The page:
Wednesday, 17 December 2014 3:42pm
A University of Otago biochemist has been awarded a $50,000 grant to develop enzymes that prevent infection-causing biofilms from growing on catheters and other medical devices.
Biofilms are bacterial communities that attach to surfaces and are estimated to be responsible for nearly two-thirds of all human infections, including serious complications following joint implant surgery.
Dr Monica Gerth has been awarded the 2014 Division of Health Sciences’ Translational Research Grant to test a novel antimicrobial enzyme she has developed to prevent biofilm formation.
The enzyme has been engineered to block a key bacterial process called ‘quorum sensing’. Many bacterial pathogens use quorum sensing to communicate and change their behaviour to initiate a biofilm.
Dr Gerth says her enzyme-based approach could potentially stop biofilms, which help bacteria shield themselves from antibiotics and the body’s immune responses, before they can start.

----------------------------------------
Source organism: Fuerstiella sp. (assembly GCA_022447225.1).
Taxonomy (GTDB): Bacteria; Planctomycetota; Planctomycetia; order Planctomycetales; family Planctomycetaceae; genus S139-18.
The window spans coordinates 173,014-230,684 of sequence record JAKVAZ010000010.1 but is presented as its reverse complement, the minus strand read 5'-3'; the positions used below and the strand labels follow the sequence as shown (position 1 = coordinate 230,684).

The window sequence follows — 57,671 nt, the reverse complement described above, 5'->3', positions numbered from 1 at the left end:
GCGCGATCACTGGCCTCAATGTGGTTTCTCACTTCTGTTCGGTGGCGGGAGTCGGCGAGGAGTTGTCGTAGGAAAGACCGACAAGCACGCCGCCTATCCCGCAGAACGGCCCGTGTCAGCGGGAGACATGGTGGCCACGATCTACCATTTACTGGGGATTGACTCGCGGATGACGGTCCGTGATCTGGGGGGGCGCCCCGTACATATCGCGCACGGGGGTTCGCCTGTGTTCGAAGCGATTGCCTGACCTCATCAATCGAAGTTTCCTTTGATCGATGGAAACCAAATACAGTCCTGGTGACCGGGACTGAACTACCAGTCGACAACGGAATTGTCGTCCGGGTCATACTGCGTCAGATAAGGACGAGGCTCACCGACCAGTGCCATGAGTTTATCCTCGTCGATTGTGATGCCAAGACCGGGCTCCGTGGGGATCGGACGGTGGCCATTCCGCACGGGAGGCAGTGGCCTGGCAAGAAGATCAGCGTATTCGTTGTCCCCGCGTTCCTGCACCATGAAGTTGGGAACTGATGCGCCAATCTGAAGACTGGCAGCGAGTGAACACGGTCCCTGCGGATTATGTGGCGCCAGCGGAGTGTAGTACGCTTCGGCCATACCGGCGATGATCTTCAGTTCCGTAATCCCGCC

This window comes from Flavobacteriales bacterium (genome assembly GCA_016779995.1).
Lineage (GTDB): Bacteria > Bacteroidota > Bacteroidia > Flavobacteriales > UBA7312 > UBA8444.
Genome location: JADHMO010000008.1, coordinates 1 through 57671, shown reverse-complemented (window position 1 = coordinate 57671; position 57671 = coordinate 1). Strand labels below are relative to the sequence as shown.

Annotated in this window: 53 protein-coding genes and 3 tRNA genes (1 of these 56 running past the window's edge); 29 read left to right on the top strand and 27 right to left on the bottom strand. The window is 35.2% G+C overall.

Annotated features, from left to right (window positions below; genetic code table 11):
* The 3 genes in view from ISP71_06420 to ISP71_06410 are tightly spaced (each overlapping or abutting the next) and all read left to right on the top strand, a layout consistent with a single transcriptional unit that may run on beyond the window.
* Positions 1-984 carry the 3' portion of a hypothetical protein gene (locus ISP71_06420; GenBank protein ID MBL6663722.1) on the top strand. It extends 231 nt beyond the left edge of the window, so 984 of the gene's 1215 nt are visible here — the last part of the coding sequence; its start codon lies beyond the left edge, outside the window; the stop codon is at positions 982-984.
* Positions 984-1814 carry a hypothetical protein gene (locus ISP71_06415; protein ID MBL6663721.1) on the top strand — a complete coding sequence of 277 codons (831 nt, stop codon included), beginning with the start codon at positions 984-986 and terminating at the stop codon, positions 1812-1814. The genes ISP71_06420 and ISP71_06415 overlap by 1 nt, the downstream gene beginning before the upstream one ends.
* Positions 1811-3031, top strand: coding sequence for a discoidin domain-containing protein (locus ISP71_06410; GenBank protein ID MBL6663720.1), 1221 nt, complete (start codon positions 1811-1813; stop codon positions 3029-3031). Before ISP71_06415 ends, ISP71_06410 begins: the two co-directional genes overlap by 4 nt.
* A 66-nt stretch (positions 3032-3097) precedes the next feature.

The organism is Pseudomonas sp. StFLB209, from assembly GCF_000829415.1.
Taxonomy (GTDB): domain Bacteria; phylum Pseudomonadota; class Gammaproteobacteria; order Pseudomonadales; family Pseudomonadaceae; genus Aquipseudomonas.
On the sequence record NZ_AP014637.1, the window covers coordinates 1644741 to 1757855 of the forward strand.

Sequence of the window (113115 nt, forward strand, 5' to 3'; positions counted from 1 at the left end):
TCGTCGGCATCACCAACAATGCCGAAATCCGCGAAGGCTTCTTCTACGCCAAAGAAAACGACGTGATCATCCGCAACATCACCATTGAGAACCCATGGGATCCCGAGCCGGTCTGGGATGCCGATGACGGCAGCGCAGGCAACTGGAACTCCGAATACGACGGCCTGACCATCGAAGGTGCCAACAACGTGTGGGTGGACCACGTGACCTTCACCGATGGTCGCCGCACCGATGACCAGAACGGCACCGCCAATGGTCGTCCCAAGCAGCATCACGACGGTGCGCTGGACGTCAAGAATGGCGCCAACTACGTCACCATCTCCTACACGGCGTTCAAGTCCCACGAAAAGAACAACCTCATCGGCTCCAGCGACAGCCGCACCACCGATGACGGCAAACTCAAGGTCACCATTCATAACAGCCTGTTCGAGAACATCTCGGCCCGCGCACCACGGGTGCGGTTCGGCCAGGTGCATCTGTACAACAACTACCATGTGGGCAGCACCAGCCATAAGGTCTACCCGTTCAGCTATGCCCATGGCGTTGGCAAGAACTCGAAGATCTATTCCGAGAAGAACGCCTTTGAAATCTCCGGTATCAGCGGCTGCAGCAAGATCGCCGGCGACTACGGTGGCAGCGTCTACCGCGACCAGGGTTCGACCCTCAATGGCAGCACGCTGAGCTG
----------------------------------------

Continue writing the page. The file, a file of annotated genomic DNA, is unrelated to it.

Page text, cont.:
She will use the grant to test her engineered enzymes against various models of biofilm formation, and also explore the enzymes’ use as a coating on catheters and other internal medical devices such as hip and knee implants.
“As an early career researcher, I’m honoured to win this Translational Research Grant. When I started at Otago in 2012, I knew I wanted my lab to do research that made a real difference. To go from ‘crazy idea’ to potentially translating my research in just two years is very exciting!”
The grant aims to assist researchers in the pursuit of research which translates into societal benefits. Dr Gerth will work closely with the University’s commercialisation arm, Otago Innovation Ltd, to plan and carry out research activities that ‘prove the concept’ of the enzymes.
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